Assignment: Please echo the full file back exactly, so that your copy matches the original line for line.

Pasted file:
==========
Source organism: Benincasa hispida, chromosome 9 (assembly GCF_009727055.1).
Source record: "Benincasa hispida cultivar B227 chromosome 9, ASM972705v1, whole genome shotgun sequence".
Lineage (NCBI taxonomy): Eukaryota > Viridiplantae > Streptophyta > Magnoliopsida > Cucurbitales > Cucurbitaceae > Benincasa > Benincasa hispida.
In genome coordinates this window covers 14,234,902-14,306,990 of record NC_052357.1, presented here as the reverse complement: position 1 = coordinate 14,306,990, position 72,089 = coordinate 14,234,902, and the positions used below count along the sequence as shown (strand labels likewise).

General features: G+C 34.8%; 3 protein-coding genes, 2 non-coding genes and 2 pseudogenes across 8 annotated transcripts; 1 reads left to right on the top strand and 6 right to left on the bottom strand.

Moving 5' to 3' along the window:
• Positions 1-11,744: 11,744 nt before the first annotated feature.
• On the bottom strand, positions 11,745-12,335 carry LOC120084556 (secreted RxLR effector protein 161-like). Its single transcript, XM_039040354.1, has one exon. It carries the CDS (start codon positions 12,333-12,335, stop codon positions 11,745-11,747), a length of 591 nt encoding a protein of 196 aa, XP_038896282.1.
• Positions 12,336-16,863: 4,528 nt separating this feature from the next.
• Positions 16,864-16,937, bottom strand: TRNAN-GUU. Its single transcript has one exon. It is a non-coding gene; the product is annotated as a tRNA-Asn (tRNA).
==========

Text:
Source organism: Benincasa hispida, chromosome 9 (assembly GCF_009727055.1).
Source record: "Benincasa hispida cultivar B227 chromosome 9, ASM972705v1, whole genome shotgun sequence".
Lineage (NCBI taxonomy): Eukaryota > Viridiplantae > Streptophyta > Magnoliopsida > Cucurbitales > Cucurbitaceae > Benincasa > Benincasa hispida.
In genome coordinates this window covers 14,234,902-14,306,990 of record NC_052357.1, presented here as the reverse complement: position 1 = coordinate 14,306,990, position 72,089 = coordinate 14,234,902, and the positions used below count along the sequence as shown (strand labels likewise).

General features: G+C 34.8%; 3 protein-coding genes, 2 non-coding genes and 2 pseudogenes across 8 annotated transcripts; 1 reads left to right on the top strand and 6 right to left on the bottom strand.

Moving 5' to 3' along the window:
• Positions 1-11,744: 11,744 nt before the first annotated feature.
• On the bottom strand, positions 11,745-12,335 carry LOC120084556 (secreted RxLR effector protein 161-like). Its single transcript, XM_039040354.1, has one exon. It carries the CDS (start codon positions 12,333-12,335, stop codon positions 11,745-11,747), a length of 591 nt encoding a protein of 196 aa, XP_038896282.1.
• Positions 12,336-16,863: 4,528 nt separating this feature from the next.
• Positions 16,864-16,937, bottom strand: TRNAN-GUU. Its single transcript has one exon. It is a non-coding gene; the product is annotated as a tRNA-Asn (tRNA).